Fringe Review: At The Flash

David Leeper, who plays five characters in a gay bar over five decades in “At The Flash,” is an impressive mimic, the kind of quick-change artist that could surely do a credible job portraying the multiple characters of such solo shows as “Fully Committed” (recently performed on Broadway by Jesse Tyler Ferguson) or “I Am My Own Wife” (Jefferson Mays.)
In “At The Flash,” an 80-minute play he co-wrote with his husband Sean Chandler, Leeper portrays Rod, the current-day owner of the Flash, who is turning the old bar into a chi-chi restaurant with a gay clientele. Rod sees himself as a success in business and in love, but can’t get his parents to come to the opening. “No, I don’t understand it,” he says to them over the phone after they decline his invitation, “but I guess I’ll have to accept it. Does that sound familiar?”

Leeper also portrays Richard, a macho closeted gay man with a wife and kids who nervously visits the Flash when it is a dive that could at any minute be raided by police in 1965; Miss Sparkle, an aging Southern drag queen and make-up artist who mentors newcomers and entertains at the Flash in 1978; Derrick, a club kid recovering from a break-up, and worrying about the results of an AIDS test, in 1989; and Mona, a lesbian who is frustrated in her efforts to get signatures to stop the Defense of Marriage Act in 1996. Leeper gives each of his characters a distinctive voice (and some memorable lines), and provides each a different carriage. He even assigns specific physical business. Just watching him drink an imaginary beer or stir an unseen cocktail stick or apply non-existent makeup is to witness the benefits of good training.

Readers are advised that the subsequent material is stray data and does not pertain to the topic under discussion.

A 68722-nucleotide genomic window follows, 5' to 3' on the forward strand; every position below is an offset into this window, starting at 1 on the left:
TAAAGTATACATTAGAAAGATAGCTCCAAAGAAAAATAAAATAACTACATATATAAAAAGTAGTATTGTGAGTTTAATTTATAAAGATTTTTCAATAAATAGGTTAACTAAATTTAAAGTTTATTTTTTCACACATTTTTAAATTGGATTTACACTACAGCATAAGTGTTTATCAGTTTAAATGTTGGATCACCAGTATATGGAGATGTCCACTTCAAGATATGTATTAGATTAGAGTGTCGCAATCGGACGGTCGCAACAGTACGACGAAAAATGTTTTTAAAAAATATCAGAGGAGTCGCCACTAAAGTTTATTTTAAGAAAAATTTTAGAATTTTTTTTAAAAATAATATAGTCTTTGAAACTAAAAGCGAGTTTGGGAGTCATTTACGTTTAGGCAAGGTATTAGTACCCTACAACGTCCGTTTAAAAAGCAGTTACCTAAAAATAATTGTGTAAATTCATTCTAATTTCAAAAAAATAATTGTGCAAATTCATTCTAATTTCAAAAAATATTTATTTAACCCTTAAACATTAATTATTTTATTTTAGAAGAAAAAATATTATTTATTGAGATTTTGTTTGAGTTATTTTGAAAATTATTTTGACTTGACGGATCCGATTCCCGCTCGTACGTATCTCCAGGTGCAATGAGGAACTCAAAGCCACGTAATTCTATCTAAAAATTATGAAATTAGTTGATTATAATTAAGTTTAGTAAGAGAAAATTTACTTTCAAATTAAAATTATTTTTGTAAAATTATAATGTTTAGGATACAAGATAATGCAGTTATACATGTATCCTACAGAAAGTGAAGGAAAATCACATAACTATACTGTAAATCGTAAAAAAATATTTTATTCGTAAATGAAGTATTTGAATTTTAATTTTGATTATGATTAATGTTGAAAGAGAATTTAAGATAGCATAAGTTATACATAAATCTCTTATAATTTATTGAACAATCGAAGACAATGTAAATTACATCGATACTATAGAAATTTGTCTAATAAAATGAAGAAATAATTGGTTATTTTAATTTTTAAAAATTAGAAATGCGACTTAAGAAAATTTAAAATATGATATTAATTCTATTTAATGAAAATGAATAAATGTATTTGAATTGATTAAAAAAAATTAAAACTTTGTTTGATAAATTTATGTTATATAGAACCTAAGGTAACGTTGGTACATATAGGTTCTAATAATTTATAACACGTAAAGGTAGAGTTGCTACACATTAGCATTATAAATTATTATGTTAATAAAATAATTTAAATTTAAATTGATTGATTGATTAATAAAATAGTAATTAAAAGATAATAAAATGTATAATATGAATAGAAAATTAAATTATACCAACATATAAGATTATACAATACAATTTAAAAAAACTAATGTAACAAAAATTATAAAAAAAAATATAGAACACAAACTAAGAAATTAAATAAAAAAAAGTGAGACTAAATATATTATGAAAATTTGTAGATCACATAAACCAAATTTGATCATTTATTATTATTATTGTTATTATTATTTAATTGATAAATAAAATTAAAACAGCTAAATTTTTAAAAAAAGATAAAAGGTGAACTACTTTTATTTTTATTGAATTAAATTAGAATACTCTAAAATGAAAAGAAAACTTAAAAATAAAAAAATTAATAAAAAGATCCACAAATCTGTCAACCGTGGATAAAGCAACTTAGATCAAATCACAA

The play moves back and forth among these characters in no discernible order, never spending more than a few minutes with each at a time. This shows off Leeper’s skills as a quick-change performer. But it doesn’t mask his limitations as a playwright. The characters do not just belong to a particular era; they seem stuck in time — these are static sketches rather than a drama about characters who grow or at least change.  And although there are some back-story revelations, we don’t learn all that much more about the characters over the course of “At The Flash” than is evident about them from their first moments on stage.  They are largely familiar character types to begin with. (The only reason we even know their names is because these are listed in the program.)
This would matter less if there were not so many plays about gay life and gay history — 43 in this year’s New York Fringe festival alone. Indeed, some of the best and most original work of theater over the past two decades (such as “Angels in America” and the aforementioned “I Am My Own Wife,” both winners of the Pulitzer Prize in Drama) have gay themes and characters.
If “At The Flash” aims to re-create an earlier era in gay life, it also in some ways presents an earlier era in gay plays.

AtTheFlash logoAt The Flash
Under St. Marks

Remaining show times



New Sondheim at the Public. Fringe for Free. Black Lives Matter, On Stage. Week in New York Theater

Should a work of theater be an entertainment that allows us to escape from the world, or a piece of art that more or less forces us to engage in the world? Can it do both?
That’s the question I asked at the end of my piece about the recent revival of Runaways, and it’s especially timely now: